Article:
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Christ in Majesty, Andrea de Giona (1424), The Cloisters, NY

Christ in Majesty, Andrea de Giona (1424), The Cloisters, NY

Almighty God, give us grace that we may cast away the works of darkness, and put upon us the armour of light, now in the time of this mortal life, in which thy Son Jesus Christ came to visit us in great humility; that in the last day, when he shall come again in his glorious majesty, to judge both the quick and the dead; we may rise to the life immortal; through the same Jesus Christ thy Son our Lord, who liveth and reigneth with thee, in the unity of the Holy Spirit, ever one God, world without end. Amen.

In the opening Collect of the liturgical year, the Church directs her prayer to God the Father in supplication, pleading his strength and his protection on the Christian faithful. In so doing Our Holy Mother lays before her children three parallels, setting the scene for the season that is upon us, and focussing our hearts and minds on the choices and tasks we must face in this privileged and holy time.

The first of these is the works of darkness and the armour of light. In our fallen world, surrounded as we are by the effects and consequences of sin, we find ourselves aliens in a strange land (1 Pet. 2:11). And yet despite this, it is to these works of darkness that still we cling. By our attachment to those things that can lead ultimately only to death, we become enslaved; bound to the things of this world, and thereby incapable of achieving the graces necessary for the life of the world to come. Our Collect, though, does not simply diagnose the ailment, but prescribes the medicine. It is, we are told, by means of the armour of light—the protection that comes from a life lived in virtue and infused by grace—that we are truly prepared for the battle against the works of sin and death, and defended against the snares and assaults of the enemy.

The second of these is this mortal life and the life immortal. Here the consequence of preferring the trappings of this world is put to us in stark relief. We are made for glory and for heaven—the life immortal—but in order to achieve this lofty goal, we must first pass through the portal of this mortal life. The first, the life of this world, is a given. The second, the life of the world to come, is still ours to attain. Thus, in the season that now we keep, we are presented with a choice: darkness or light? mortality or immortality?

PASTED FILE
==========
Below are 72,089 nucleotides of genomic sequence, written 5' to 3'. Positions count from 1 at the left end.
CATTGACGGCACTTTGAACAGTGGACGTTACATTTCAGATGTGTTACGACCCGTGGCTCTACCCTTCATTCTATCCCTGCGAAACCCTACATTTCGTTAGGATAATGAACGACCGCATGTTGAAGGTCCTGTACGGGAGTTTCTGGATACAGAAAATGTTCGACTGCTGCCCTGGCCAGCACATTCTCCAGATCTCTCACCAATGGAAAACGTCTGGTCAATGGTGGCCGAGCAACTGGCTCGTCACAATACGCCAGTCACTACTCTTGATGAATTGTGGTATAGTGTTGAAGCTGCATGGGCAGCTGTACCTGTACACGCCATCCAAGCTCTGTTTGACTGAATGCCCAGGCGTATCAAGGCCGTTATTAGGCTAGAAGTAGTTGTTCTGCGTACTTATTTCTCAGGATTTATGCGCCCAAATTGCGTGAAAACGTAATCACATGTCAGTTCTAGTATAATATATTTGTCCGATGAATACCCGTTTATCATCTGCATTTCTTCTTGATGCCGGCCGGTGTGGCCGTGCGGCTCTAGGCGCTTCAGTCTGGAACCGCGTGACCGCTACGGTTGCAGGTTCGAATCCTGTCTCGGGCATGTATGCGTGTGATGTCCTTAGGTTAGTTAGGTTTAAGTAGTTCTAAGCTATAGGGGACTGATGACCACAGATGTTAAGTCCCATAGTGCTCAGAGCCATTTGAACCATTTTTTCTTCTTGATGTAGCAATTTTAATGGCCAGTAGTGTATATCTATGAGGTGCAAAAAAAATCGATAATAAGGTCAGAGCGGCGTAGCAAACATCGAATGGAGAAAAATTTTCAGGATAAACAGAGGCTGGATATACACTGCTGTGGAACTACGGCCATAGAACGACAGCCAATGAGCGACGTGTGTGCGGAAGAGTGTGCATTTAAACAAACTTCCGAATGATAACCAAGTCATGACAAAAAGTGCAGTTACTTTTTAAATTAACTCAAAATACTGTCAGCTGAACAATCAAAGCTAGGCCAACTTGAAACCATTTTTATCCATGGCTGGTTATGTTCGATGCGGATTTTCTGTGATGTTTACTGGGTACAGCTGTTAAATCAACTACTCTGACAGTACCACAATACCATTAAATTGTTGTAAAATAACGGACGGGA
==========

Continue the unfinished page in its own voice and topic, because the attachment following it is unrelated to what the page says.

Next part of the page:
The third of these is came to visit us in great humility and shall come again in his glorious majesty. This is a parallel, to be sure, but one that differs in kind from the other two we have considered. Here we speak not of fallen things, nor of things uncertain, but of the Christ, whom the Church honours in this prayer by extolling both his meekness and his supreme power. And why? To laud the Father? Certainly, but still more to encourage us to model our lives—and especially in this season—on the perfect example of Christ’s docility to the Father’s will: “The humility of the Son of God she sets before us as well deserving of our imitation.” Christ, and in turn his Holy Church, calls us to that abandonment of self-interest shown us by the cross, and reflected in our midst by the example of his saints, most chiefly our Blessed Mother.

It is in considering these that we see the path our Advent journey must, then, take. In imitating the humility of Christ in his first coming, we receive the grace to reject the works of darkness that surround us in this mortal life, and accept the armour of light. By this we are protected from the guilt that would otherwise condemn us, that in the last day, when Christ shall come again in his glorious majesty, the life immortal will be no longer a distant hope, but a reality; the reward of a life well-lived; a battle fought, and won.

This post is part of a series on the Collects of Divine Worship, which may be viewed by clicking this link.

Please do not reproduce this text elsewhere without permission of the author.